“We agree with the Green Party that this is not a good look when we consider the imminent prospect of oil exploration off the same east coast of the North Island. If this is an indication of our readiness then there is a lot of work to be done. How the ship got onto to the reef and accountability for that is one thing. The response from Maritime New Zealand and its performance in responding to the situation is another.”
“We are looking for rapid deployment of containment booms, removal of the oil from the ship and over a longer time-frame removal of containers that pose a threat to the environment,” Mr Taylor concluded. source
Today the EDS issued another press release questioning Maritime New Zealand’s readiness to deal with such incidents and that the situation was worsening with each passing day
Environmental Defence Society questions Maritime NZ tardiness
The Environmental Defence Society , which earlier this week called for a faster response to the Rena incident, is now questioning the readiness of Maritime New Zealand to deal with such incidents.
“There is no doubt now that this is a very serious situation, made worse by the passing of every day,” said EDS Chairman Gary Taylor.
“So we need to ask why Maritime New Zealand has been so slow out of the blocks when it should have contingency plans in place that are ready to go the moment an incident occurs.
“No attempts have been made to contain the oil with booms, there seems to be an experiment with dispersal agents, all the equipment required is not available in New Zealand and is being brought from overseas, expertise also seems not available here and is being brought in and no containers have yet been removed.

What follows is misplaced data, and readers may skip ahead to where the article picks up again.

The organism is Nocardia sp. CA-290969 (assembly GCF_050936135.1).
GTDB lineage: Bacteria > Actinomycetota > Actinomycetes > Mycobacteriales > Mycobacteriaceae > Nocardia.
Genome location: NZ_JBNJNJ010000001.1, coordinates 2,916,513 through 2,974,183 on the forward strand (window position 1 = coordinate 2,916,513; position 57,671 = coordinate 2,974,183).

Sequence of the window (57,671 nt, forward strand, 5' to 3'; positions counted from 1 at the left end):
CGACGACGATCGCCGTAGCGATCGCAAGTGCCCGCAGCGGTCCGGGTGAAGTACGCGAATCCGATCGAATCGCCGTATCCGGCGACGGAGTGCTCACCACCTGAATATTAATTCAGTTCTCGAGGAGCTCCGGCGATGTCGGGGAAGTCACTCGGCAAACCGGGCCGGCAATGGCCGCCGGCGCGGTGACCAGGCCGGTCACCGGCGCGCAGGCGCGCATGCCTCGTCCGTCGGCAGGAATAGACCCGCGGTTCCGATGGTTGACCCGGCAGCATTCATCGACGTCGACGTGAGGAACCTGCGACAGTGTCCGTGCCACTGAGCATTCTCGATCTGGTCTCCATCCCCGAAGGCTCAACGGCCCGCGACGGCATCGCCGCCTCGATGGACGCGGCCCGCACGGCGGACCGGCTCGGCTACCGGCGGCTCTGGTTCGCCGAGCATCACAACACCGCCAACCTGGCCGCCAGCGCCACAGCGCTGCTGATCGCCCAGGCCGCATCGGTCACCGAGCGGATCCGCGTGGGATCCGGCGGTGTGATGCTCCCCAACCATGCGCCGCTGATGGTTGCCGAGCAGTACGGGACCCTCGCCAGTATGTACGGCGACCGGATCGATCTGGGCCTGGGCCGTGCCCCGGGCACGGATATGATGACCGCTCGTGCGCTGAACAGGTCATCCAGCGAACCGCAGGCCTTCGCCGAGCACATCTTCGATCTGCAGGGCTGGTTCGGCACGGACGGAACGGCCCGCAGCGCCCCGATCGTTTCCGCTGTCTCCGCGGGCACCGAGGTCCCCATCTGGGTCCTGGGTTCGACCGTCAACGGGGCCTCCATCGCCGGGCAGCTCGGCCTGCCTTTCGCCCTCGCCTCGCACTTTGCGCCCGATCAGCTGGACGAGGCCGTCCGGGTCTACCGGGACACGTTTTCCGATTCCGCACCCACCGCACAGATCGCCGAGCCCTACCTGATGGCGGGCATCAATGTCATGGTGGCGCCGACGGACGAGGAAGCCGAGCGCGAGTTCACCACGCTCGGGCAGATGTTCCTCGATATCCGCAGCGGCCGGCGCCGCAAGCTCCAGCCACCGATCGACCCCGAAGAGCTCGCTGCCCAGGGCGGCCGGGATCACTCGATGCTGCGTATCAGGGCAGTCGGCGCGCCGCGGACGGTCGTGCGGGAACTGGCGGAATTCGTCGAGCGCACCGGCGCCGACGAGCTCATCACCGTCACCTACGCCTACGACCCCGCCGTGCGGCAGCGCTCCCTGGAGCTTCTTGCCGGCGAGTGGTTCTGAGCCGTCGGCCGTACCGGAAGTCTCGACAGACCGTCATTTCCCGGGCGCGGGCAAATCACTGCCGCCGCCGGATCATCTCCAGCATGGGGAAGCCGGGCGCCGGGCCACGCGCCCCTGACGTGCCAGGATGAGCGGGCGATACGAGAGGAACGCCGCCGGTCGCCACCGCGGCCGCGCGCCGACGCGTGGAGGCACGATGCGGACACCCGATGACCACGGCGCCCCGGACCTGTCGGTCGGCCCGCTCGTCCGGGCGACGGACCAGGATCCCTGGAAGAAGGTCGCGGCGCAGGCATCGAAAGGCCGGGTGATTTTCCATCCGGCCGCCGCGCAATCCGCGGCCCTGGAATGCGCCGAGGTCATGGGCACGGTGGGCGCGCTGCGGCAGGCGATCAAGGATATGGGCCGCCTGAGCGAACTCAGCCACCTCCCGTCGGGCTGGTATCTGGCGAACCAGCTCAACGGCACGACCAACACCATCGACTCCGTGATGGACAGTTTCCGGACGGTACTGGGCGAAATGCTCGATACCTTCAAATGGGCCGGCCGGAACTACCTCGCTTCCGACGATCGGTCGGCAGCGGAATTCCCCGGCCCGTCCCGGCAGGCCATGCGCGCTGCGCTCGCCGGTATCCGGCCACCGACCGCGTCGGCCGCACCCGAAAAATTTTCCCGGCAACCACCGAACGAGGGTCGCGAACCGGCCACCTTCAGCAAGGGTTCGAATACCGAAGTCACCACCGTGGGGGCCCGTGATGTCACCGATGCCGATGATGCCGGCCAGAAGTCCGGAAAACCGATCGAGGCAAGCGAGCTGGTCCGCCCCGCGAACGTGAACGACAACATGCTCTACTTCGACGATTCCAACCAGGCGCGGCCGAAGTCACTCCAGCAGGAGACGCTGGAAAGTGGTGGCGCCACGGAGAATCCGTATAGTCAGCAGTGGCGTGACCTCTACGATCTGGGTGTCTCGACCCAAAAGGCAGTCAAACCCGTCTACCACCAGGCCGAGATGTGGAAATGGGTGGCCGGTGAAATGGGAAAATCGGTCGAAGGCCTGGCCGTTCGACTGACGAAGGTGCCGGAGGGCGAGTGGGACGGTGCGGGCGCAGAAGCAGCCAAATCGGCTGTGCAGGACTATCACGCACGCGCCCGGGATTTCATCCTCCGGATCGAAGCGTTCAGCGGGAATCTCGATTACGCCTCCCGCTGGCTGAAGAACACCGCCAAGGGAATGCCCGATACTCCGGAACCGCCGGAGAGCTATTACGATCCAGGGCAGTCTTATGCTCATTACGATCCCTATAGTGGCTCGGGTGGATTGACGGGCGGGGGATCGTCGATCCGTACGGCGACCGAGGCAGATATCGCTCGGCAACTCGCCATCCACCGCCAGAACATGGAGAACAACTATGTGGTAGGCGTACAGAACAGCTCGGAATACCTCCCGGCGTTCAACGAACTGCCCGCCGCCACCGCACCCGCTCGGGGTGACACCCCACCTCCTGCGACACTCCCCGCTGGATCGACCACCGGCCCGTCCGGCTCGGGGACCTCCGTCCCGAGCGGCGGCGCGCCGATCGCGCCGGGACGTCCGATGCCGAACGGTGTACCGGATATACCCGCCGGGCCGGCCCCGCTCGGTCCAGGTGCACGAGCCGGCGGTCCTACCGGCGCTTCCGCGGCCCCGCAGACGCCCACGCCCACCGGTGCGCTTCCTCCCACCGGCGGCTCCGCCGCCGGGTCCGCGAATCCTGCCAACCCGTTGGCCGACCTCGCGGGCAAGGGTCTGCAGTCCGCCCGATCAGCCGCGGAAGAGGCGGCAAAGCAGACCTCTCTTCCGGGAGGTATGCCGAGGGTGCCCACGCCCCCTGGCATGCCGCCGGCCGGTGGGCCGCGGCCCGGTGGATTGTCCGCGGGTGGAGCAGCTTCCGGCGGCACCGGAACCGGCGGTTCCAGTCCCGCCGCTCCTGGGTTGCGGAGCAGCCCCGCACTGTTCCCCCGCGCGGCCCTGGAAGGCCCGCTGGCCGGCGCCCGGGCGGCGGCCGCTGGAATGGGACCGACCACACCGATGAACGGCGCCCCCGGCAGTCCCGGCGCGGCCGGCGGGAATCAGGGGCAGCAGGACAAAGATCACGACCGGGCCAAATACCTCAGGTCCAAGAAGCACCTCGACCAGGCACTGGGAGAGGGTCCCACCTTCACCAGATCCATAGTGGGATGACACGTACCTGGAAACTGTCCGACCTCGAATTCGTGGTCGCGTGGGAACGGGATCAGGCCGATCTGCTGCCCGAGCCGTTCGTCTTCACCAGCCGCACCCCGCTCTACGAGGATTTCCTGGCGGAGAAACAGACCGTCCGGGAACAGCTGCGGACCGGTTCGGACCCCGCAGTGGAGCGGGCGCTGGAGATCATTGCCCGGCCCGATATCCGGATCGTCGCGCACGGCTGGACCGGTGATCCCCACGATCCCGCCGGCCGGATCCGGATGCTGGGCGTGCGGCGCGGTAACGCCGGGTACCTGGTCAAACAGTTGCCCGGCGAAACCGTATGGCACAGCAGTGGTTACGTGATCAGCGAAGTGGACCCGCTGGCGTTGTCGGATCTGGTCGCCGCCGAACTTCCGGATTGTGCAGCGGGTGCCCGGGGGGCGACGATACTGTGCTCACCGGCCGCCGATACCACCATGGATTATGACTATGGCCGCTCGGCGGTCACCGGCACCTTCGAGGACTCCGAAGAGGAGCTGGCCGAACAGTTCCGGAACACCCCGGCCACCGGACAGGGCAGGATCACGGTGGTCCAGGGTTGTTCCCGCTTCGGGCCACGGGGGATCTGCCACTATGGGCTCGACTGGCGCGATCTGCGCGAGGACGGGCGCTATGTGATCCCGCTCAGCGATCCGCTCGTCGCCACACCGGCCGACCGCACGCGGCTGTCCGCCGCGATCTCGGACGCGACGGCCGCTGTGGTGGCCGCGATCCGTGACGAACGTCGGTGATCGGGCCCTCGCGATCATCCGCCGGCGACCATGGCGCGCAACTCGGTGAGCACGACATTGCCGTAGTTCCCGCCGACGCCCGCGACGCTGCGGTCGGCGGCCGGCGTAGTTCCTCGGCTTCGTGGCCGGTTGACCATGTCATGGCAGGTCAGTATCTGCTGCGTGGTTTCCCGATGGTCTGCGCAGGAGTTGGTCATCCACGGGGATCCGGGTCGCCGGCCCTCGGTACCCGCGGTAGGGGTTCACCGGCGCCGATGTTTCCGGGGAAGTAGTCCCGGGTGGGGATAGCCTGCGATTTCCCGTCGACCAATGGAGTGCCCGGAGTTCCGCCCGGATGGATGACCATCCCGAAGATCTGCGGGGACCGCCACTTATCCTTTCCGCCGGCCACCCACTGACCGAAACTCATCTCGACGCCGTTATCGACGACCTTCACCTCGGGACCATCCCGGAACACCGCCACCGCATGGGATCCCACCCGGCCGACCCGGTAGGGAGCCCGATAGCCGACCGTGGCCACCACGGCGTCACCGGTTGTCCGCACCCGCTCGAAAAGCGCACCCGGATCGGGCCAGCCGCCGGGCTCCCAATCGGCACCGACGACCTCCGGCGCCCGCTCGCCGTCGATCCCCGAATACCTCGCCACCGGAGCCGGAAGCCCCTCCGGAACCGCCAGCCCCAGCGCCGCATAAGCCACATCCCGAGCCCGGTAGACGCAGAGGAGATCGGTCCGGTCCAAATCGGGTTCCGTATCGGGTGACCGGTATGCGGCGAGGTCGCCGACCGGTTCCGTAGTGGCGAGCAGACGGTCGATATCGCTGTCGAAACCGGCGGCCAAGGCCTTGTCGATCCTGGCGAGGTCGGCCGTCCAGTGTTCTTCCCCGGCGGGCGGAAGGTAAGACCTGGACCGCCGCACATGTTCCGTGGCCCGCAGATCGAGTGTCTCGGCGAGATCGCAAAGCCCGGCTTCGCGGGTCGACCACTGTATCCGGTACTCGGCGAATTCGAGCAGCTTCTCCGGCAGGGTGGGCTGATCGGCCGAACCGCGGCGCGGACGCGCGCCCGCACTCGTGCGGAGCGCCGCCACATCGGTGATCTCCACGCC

“And all this with worsening weather imminent. Winds are shifting on-shore and strengthening with heavier swells likely to increase the probability of stressing a vulnerable hull and the ship breaking up.
“It is extremely disconcerting to see how delays at every turn are increasing the risks. We would have thought that clear plans would be in place to deal with all conceivable incidents and that their deployment would be rapid and certain. “Whilst the focus at the moment must be on containing the scale of this unfolding disaster, an inquiry into the way it has been handled is inevitable.
“As New Zealand moves more aggressively into offshore oil exploration, New Zealanders will want to know that is something goes wrong we are ready to deal with it competently and swiftly. We also have large numbers of oil tankers, with much more oil on board than a coastal container ship, plying our waters on a regular basis. They have the potential for a much greater disaster.
“This should be a real wake-up call for all of us and we should learn as much as we can from it so as to better manage any future spills. “New Zealand has more than 14,000km of coastline and some of the most important and biodiverse oceans in the world. We need world-class environmental standards and international best practice in oil spill management available at a moments notice.
“ What we are seeing is not good enough,” Mr Taylor concluded.
With cracks are already appearing in the ships hull the continuing dangers of the MV Rena will be as nothing compared to the major ecological disaster caused by a leaking oil well off the NZ coast.
If the government can’t sort out a single cargo ship what hope does it stand of coping with the cracks in its disaster management response when a major oil pollution incident presents itself.